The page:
The Legendary Charlie Watts’ ‘Anthology’ Is Set To Drop This June

Welcome to the table,

The comic shop I spent most of my formative years in was filled with music. The owner had one of those CD players that, I kid you not, held something like 100+ CDs and there were easily thousands of hours of music in the store ready to be unleashed at any given time. I learned about Getting Lost in the Super Market and Sympathy For the Devil in ways that felt scholarly. It was like having a sage with an encyclopedic knowledge of bands and performers give you lessons on things that even the deepest of dives into YouTube could never hope to provide.

Not only did it make me feel like I had become privy to this secret lore of sound, but moreover it provided me with a deeper appreciation of things I would have never sought out on my own or listened to. I know enough, thanks to those days, to know I don’t know much of anything, but I can speak about what I like. Charlie Watts‘ drumming is something I like.

The first extensive anthology drawn from the bespoke jazz catalog of one of the world’s most admired drummers, the legendary Charlie Watts, will be released by BMG on June 30th.

Anthology will be available both in double vinyl and double CD editions and is a testament to the “other” musical identity of the giant who underpinned The Rolling Stones for more than 55 years.

It draws on a nearly 20-year period in Watts’ substantial catalog of jazz recordings in various configurations, including quartet, quintet, tentet, and orchestra. The collection is both the perfect memento of a unique artist for long-time devotees and the perfect introduction for new admirers.

I’ve been the one in the room who is worried that jazz is inaccessible, but looking at the track list for Anthology, this is going to be a wonderful cross-section for those who just enjoy good sound and solid vibes.

I am nowhere near the sonic masterminds that shared their knowledge with me between bites of pizza and flips of comic pages, but I do know that this seems to be something that both those keenly in-tuned song sages, and also someone as unenlightened as myself, could enjoy together without feeling lost.

Anthology is a celebration of the faultlessly tasteful and inventive playing of a true inspiration to millions, who generously diverted the spotlight onto his brilliant, hand-picked collaborators. Across Anthology, these include such greats as his lifelong friend and double bass stalwart Dave Green, saxophonists such as Peter King, Evan Parker, and Courtney Pine, trumpeter Gerard Presencer, fellow drum titan Jim Keltner and vocalist and Rolling Stones live band member Bernard Fowler.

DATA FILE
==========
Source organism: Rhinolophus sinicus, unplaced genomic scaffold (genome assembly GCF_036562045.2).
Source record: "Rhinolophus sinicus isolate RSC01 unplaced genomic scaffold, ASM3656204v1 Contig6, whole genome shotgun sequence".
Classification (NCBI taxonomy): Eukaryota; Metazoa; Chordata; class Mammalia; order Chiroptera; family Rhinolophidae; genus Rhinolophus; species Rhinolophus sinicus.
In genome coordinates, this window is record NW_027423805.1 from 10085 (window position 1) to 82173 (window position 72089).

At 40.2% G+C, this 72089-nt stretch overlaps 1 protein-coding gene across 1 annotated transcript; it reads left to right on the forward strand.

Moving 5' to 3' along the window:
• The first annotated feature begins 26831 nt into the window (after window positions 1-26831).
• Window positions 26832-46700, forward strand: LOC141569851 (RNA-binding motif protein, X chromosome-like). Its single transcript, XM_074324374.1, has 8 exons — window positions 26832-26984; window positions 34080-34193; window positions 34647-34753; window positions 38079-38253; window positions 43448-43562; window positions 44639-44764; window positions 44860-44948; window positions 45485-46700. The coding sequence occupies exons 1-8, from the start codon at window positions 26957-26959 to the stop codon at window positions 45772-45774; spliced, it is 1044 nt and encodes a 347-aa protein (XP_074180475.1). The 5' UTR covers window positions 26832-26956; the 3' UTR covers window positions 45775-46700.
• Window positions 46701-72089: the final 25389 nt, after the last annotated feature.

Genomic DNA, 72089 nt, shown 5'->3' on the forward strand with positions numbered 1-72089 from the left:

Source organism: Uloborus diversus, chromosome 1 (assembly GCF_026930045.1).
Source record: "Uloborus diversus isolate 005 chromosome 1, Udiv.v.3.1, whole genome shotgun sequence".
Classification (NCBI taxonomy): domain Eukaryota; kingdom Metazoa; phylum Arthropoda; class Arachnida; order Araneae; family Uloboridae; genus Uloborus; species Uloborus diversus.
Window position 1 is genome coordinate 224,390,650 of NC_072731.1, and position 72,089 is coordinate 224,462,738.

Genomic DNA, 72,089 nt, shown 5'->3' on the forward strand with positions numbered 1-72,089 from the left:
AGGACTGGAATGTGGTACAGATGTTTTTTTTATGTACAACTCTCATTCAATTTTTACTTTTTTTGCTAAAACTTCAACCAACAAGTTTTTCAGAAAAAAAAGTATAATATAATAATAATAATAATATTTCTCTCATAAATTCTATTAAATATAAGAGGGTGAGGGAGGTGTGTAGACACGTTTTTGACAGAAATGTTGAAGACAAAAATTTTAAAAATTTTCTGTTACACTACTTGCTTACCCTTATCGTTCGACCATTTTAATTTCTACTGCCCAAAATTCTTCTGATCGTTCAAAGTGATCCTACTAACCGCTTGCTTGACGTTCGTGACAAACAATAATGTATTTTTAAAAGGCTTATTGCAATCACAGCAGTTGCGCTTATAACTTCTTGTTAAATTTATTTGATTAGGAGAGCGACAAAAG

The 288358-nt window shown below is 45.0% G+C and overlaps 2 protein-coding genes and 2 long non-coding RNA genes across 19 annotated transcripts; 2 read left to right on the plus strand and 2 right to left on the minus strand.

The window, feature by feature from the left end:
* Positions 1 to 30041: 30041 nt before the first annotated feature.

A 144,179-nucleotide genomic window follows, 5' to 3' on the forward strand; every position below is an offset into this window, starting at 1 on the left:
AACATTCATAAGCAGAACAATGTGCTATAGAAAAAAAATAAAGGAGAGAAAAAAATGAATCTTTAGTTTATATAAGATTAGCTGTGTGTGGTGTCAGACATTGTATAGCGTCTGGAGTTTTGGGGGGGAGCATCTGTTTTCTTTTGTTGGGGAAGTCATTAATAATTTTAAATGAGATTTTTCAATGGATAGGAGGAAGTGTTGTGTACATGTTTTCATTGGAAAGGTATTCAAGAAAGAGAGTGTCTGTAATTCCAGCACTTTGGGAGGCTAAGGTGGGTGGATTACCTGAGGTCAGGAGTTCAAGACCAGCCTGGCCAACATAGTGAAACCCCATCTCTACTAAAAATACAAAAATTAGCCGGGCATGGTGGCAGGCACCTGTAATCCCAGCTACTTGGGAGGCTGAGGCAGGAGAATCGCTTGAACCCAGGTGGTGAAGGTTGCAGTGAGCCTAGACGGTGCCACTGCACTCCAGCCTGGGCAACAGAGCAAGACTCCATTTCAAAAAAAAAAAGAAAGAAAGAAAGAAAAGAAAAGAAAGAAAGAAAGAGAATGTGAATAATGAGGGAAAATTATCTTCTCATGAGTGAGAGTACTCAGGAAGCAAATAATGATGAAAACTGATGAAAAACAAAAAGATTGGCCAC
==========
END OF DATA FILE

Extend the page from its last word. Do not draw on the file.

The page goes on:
You can pre-order Anthology at the link below

Pre-Order Link


This retrospective begins in 1986, when Watts had his own name on an album for the first time – with typical modesty, some 25 years after his drumming first became the talk of his peers – on Live At Fulham Town Hall. It then features selections from the Charlie Watts Quintet‘s 1991 mini-album From One Charlie, their albums A Tribute to Charlie Parker with Strings (1992), Warm and Tender (1993) and Long Ago and Far Away (1996), the 2000 collaboration Charlie Watts – Jim Keltner Project and another live set, 2004’s Watts at Scott’s, as the Charlie Watts Tentet.

The expanded CD track listing is further augmented by the inclusion of three sought-after tracks from a performance by Watts and his group at Swindon Arts Centre, featuring versions of Rockhouse Boogie, Ain’t Nobody Minding Your Store, and Swindon Swing.

These three unreleased tracks have me super excited. Long gone are the days I spent in that shop. It’s not even open anymore. However, the joy I know it would have brought if I could have wheeled in carrying the CD set to play in the middle of the day and discuss what we all took away from it brought a smile to my face.

Anthology also features liner notes by music journalist and broadcaster Paul Sexton, the author of Charlie’s Good Tonight: The Authorised Biography of Charlie Watts, published by HarperCollins.

Until next time, it can be really hard to branch out with music. Sometimes stuff just does not hit right or you don’t hear the things that people are telling you about or saying you should hear. It’s okay to ask questions and tell people something is just not for you. I learned more about music and what I liked by speaking up than I ever did just nodding along like I understood what was happening. Some of the best moments in life come after you ask a question.

Welcome to the table, The comic shop I spent most of my formative years in was filled with music. TheCOMICONRead More

Leave a Reply

Generated by Feedzy
%d bloggers like this: